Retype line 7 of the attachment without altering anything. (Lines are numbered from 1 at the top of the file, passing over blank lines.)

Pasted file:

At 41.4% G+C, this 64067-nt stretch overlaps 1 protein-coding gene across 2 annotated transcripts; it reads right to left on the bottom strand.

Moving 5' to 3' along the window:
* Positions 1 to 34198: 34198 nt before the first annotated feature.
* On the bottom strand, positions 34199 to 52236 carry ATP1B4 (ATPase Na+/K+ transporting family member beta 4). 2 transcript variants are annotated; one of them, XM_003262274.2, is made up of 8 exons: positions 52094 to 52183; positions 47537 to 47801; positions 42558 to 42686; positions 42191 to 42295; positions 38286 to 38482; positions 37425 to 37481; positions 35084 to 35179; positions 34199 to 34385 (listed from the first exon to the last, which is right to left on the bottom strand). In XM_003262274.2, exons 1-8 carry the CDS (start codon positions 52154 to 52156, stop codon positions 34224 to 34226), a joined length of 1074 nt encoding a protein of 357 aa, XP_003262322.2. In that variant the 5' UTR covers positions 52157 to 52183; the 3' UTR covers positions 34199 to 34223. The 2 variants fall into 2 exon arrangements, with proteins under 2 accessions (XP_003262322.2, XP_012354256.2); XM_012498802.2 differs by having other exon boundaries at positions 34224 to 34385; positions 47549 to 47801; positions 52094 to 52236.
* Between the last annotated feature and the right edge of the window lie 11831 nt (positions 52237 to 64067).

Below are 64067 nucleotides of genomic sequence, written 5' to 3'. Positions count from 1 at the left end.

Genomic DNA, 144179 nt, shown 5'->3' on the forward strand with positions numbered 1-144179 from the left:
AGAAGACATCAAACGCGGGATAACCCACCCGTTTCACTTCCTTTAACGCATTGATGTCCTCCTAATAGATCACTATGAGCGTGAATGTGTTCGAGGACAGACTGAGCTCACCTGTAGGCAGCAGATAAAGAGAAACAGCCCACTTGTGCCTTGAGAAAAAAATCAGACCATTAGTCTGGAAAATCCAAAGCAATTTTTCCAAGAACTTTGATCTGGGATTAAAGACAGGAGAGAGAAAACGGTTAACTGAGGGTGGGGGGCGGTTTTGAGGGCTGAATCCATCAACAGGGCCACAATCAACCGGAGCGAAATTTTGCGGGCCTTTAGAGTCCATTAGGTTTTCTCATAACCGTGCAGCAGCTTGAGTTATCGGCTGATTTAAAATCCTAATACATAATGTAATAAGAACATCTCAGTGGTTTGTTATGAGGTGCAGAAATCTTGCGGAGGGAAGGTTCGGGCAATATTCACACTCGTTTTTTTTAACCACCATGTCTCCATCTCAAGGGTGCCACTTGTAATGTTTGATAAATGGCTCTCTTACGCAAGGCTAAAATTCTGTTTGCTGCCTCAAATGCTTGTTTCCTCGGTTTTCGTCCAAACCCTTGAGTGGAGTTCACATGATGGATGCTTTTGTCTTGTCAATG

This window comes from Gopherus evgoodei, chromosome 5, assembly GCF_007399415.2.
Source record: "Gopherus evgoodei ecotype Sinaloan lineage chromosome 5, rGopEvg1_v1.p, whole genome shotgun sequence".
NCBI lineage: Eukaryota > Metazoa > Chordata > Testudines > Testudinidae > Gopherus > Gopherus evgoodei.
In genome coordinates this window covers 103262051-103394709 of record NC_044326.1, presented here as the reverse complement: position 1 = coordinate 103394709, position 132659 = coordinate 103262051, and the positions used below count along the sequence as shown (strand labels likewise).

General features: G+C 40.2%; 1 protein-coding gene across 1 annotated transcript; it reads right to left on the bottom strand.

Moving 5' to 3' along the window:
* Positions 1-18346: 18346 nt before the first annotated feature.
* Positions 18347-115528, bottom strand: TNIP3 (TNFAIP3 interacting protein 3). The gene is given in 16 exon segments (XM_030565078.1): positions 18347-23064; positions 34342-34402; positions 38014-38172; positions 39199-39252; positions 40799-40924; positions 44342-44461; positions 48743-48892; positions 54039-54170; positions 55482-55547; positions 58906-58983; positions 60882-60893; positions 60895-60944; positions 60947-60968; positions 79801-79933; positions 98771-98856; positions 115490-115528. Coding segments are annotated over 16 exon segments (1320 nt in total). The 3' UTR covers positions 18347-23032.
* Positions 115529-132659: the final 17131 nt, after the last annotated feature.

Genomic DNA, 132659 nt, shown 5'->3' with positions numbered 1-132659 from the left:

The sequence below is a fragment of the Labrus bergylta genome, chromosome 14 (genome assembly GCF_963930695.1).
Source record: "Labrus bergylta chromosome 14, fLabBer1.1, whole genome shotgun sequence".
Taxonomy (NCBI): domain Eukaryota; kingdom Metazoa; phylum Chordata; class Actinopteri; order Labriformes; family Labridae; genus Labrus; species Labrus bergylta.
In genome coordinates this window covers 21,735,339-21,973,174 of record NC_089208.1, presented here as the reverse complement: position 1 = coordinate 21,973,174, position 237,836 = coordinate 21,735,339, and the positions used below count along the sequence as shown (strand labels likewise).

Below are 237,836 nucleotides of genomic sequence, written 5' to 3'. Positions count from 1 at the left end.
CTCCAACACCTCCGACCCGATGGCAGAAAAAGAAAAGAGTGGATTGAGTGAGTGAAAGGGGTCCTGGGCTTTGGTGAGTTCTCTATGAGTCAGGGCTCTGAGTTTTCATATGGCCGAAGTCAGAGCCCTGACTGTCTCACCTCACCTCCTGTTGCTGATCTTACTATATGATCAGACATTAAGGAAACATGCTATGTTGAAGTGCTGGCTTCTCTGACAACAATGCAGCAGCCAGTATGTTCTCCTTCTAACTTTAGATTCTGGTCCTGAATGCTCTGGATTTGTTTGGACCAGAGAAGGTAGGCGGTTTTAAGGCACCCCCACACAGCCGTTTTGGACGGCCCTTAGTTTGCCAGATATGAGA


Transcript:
Genomic DNA, 144179 nt, shown 5'->3' on the forward strand with positions numbered 1-144179 from the left: